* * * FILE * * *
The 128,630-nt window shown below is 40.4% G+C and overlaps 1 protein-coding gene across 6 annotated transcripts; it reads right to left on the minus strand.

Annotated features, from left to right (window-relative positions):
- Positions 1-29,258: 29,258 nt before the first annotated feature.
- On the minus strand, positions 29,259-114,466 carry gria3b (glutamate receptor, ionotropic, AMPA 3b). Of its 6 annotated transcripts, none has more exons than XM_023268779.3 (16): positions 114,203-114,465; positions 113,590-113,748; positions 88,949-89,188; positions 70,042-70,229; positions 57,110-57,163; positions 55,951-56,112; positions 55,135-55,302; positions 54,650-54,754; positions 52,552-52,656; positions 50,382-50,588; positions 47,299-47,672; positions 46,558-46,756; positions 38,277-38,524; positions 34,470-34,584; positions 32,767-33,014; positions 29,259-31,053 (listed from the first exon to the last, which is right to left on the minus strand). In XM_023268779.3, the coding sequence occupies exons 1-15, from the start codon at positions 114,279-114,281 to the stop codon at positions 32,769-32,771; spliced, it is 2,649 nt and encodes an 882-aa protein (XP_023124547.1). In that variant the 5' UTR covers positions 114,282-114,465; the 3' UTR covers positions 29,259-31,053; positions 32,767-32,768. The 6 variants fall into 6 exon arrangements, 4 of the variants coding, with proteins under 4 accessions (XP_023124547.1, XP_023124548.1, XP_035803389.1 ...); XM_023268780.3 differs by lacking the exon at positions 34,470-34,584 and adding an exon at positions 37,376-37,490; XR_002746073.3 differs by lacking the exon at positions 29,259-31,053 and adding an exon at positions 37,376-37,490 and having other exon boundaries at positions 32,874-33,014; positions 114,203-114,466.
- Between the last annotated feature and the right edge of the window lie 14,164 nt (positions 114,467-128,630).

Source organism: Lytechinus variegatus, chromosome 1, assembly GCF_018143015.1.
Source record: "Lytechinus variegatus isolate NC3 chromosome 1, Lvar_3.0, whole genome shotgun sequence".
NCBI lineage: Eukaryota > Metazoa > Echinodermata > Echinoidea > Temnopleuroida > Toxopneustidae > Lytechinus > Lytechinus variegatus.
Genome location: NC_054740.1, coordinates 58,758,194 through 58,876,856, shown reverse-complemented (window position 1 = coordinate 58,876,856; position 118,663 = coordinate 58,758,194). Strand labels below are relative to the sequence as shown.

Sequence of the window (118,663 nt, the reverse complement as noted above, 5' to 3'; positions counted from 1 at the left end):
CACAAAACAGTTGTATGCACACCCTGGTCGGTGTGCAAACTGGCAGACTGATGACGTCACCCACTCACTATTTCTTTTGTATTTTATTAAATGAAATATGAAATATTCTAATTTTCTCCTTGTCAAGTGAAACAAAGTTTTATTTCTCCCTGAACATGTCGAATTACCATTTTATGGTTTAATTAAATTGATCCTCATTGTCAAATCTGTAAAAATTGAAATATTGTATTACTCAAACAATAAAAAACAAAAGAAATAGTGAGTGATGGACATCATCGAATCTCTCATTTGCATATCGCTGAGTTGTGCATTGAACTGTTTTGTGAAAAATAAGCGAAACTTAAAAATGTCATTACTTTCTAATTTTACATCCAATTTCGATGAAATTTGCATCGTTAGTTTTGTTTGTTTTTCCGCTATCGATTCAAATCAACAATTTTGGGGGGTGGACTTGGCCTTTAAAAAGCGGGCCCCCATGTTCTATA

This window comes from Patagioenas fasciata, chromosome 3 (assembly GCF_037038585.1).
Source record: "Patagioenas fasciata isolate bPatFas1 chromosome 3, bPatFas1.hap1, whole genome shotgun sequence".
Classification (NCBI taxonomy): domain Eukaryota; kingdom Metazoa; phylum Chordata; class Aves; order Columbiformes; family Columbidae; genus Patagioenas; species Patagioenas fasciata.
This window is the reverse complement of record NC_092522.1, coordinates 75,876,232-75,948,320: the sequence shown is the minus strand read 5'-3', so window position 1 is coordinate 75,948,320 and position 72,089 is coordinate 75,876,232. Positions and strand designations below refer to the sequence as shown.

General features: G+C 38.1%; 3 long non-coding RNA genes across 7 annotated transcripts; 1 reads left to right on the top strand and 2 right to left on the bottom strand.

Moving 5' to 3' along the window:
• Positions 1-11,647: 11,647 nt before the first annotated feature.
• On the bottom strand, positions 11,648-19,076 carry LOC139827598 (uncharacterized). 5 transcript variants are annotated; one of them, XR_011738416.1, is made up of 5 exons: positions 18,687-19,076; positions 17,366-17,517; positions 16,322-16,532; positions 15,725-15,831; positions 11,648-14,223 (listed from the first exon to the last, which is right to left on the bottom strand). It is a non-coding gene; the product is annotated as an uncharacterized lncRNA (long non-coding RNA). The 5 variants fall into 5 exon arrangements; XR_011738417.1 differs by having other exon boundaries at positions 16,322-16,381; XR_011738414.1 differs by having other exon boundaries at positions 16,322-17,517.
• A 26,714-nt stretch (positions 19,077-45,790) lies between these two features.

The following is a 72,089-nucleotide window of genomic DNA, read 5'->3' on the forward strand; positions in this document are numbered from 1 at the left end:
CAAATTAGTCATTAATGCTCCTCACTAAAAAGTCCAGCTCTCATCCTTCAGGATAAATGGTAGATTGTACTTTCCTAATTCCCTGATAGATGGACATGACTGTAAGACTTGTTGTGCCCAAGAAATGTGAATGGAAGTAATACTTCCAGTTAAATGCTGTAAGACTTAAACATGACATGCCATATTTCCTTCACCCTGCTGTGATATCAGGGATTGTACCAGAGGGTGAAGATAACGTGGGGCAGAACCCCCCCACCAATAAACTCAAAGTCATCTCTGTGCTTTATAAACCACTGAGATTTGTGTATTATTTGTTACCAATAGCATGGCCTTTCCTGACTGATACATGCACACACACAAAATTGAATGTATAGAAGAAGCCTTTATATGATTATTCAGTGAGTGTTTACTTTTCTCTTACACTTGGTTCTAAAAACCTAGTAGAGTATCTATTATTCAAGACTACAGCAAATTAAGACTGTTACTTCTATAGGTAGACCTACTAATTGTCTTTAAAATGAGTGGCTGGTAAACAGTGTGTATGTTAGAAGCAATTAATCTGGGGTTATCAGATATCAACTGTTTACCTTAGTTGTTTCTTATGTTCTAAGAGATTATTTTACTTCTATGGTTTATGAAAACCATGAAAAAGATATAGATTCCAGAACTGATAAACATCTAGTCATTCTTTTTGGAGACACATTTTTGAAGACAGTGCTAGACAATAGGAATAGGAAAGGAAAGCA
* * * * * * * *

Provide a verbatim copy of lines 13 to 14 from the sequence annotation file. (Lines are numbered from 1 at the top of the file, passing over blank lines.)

Source record: "Patagioenas fasciata isolate bPatFas1 chromosome 3, bPatFas1.hap1, whole genome shotgun sequence".
Classification (NCBI taxonomy): domain Eukaryota; kingdom Metazoa; phylum Chordata; class Aves; order Columbiformes; family Columbidae; genus Patagioenas; species Patagioenas fasciata.